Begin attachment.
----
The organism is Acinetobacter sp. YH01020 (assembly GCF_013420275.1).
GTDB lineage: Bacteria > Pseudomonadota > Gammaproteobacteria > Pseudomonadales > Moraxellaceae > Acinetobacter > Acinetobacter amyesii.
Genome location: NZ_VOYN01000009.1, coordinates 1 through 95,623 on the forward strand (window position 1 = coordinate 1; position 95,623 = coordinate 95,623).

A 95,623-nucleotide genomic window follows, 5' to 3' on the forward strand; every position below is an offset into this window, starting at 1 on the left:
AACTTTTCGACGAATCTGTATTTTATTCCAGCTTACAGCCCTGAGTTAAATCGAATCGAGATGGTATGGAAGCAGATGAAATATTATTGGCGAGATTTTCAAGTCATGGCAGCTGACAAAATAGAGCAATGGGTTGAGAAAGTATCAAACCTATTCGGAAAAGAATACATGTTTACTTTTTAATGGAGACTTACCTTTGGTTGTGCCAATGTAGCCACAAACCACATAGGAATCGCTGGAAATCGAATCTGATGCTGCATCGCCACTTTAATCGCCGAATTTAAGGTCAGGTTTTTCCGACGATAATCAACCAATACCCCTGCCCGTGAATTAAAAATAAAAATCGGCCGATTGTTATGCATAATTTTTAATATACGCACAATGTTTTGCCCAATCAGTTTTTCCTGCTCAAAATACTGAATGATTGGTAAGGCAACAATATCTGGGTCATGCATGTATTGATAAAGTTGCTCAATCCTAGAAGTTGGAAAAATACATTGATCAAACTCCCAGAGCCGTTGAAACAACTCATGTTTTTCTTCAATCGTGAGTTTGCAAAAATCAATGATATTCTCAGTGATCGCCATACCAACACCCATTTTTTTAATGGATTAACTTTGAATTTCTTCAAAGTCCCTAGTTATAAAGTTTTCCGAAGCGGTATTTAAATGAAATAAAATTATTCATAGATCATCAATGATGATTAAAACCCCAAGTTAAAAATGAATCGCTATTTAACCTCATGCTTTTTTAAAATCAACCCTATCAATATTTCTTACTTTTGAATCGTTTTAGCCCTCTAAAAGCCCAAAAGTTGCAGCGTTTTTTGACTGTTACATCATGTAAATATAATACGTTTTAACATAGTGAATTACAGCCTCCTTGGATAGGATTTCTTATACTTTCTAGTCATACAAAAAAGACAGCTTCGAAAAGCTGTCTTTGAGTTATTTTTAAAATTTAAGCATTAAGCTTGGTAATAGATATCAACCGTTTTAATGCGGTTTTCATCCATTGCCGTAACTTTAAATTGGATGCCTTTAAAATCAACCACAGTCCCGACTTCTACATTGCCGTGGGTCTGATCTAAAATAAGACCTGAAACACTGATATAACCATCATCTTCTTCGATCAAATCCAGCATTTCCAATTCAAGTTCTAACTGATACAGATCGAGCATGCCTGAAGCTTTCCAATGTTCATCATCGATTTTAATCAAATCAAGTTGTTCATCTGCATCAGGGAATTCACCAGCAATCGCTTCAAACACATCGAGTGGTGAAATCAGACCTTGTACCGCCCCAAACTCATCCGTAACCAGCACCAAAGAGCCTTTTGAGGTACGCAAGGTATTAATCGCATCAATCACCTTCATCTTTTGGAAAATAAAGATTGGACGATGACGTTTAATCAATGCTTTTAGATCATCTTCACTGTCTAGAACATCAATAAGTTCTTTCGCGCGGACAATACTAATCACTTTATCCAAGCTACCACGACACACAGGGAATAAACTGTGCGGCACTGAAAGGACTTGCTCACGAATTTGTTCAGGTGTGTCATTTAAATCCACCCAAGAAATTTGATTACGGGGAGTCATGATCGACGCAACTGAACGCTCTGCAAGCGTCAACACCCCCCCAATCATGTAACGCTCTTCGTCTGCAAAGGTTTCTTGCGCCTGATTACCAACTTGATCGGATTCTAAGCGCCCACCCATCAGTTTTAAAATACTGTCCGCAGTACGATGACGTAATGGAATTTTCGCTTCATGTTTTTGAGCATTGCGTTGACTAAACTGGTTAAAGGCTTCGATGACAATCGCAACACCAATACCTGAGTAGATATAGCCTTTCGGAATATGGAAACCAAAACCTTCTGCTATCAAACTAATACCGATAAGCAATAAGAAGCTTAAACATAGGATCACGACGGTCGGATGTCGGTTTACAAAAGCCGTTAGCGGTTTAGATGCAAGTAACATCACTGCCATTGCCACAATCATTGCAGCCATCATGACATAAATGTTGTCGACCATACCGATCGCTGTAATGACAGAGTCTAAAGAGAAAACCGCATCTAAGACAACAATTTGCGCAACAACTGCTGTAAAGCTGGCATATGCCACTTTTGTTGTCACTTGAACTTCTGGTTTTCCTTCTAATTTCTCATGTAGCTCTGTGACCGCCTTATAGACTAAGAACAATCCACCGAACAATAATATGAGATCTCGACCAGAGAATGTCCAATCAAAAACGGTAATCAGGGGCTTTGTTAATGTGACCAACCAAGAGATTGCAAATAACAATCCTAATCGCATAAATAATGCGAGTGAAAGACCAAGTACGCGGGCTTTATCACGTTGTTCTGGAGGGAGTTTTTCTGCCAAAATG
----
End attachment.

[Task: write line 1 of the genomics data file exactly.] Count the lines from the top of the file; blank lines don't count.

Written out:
The organism is Acinetobacter sp. YH01020 (assembly GCF_013420275.1).